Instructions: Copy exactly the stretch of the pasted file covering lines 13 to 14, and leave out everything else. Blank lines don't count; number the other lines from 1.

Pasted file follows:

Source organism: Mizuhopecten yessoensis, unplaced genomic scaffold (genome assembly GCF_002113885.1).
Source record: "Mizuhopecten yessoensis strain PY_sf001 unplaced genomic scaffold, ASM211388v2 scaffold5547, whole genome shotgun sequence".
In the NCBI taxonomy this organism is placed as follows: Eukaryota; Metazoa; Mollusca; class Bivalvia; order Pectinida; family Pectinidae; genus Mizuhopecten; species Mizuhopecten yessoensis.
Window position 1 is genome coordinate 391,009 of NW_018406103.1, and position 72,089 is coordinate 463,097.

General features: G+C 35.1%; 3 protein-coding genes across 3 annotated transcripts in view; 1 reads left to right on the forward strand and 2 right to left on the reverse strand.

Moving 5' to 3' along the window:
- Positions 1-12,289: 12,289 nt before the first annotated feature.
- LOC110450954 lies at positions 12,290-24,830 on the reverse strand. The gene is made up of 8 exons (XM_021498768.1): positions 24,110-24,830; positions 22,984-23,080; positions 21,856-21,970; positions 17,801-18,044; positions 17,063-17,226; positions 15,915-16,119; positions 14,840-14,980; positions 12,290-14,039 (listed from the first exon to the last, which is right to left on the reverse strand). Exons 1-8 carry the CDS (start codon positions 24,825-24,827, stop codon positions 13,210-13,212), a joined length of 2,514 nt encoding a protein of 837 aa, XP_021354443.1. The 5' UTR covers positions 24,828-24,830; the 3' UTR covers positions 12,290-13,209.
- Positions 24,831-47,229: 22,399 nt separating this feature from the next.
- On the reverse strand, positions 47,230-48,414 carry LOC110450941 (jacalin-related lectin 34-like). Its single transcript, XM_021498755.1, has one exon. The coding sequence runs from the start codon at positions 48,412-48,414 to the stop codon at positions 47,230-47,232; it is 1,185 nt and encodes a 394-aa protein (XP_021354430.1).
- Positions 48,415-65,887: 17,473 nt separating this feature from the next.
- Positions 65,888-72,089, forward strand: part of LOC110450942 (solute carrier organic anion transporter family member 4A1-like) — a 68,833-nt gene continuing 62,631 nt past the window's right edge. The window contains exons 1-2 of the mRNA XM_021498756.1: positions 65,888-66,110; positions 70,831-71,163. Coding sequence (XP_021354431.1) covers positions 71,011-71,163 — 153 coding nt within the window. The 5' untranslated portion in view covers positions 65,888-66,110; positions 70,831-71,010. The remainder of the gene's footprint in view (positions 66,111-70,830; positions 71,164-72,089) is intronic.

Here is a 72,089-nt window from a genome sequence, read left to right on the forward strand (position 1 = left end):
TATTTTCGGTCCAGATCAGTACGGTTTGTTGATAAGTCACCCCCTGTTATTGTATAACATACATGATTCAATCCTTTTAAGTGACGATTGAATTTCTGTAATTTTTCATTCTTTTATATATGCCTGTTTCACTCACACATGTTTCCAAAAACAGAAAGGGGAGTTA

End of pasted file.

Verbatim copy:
Here is a 72,089-nt window from a genome sequence, read left to right on the forward strand (position 1 = left end):
TATTTTCGGTCCAGATCAGTACGGTTTGTTGATAAGTCACCCCCTGTTATTGTATAACATACATGATTCAATCCTTTTAAGTGACGATTGAATTTCTGTAATTTTTCATTCTTTTATATATGCCTGTTTCACTCACACATGTTTCCAAAAACAGAAAGGGGAGTTA